As the children all assembled on the front lawn and fell into their classroom groupings, I noticed a remarkable thing. Ninety percent of the white children in the first grade were concentrated into two of the four first-grade classes (one of which was a first-second grade combination). My daughter’s class had twenty children of African descent, two Latino students and two white children. The other first grade class had just one white student, who immediately transferred into one of the other predominantly white classes. When my husband and I met with the then-principal about the issue, we were told that the explanation was not racial, but political: to get families (insert here, parents from the right side of Springfield Avenue) to opt in to Seth Boyden, certain members of the administration had promised that their children would have the multi-age classroom whose teachers had the best reputation for practicing multiple intelligences (Mel Levine method of teaching, also practiced in Tuscan elementary.) Since there were a finite number of available places in that classroom, the overflow of opt-in children mysteriously ended up in the other first grade class. Now, when the mother of one of the two white children in my daughter’s class, who had also opted to send her daughter to Seth Boyden, went to meet with the principal he immediately offered to transfer her daughter into the other predominantly white classroom where she might be “more comfortable.” (She declined). My husband and I, zoned for the district and black, were offered no such thing.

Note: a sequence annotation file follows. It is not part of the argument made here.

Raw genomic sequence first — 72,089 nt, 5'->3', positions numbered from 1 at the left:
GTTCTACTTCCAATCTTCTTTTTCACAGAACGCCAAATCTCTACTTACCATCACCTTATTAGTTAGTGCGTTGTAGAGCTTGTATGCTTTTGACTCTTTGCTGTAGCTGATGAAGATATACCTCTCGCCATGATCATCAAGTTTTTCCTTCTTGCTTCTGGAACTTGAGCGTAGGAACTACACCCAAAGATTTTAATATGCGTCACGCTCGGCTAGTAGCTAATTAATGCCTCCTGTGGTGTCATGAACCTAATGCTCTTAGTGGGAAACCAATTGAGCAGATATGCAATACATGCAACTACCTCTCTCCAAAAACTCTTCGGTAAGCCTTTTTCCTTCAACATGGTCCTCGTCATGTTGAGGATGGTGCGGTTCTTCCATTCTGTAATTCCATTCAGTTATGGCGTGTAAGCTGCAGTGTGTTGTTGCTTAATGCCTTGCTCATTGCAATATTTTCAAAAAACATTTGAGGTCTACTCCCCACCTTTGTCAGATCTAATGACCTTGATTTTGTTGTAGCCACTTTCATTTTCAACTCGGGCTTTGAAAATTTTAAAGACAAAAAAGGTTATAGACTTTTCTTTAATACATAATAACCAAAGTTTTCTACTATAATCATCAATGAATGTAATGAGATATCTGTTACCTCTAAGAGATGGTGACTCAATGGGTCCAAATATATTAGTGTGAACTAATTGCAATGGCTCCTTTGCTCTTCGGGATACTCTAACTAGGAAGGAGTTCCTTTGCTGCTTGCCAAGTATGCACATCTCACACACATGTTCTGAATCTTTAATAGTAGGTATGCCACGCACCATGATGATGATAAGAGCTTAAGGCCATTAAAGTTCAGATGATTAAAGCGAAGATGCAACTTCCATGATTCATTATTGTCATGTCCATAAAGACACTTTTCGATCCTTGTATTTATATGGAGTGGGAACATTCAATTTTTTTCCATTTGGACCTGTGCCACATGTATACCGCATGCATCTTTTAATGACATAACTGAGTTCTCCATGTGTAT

Due in part to the vociferous complaints of many parents that year, that particular little old-boy’s club entitlement policy is no longer in effect at Seth Boyden. However, lest we all dismiss the issue as being unique to the dynamics of our opt-in/choice vs. the zoned-for/no choice situation, I would suggest they are a microcosm of the issues that categorize our larger community.
If we are honest with ourselves, we might find we, myself included, are no different than the rest of our minivan-driving suburban counterparts in the rest of the country. Diversity is great, but in measured doses. We may like having it flavor our community, but we don’t want it to redraw the boundaries of our comfort zones.
* I am aware that there are all sorts of races and ethnicities in our community. However, the focus of this article is on the relationship of white and black, which not only historically carries the most baggage in our country and culture, but also characterizes the geographic divisions of our community.
Helena Holgersson-Shorter is a breast-feeding, home-birthing fascist hippie with a useless and mouldering Ph.D. in Comparative Literature, who writes high school English curriculum, and parenting memoirs when she gets a chance. She writes a regular column in The MotherHood called “Because I Said So.” Go to www.themotherhoodmagazine.com.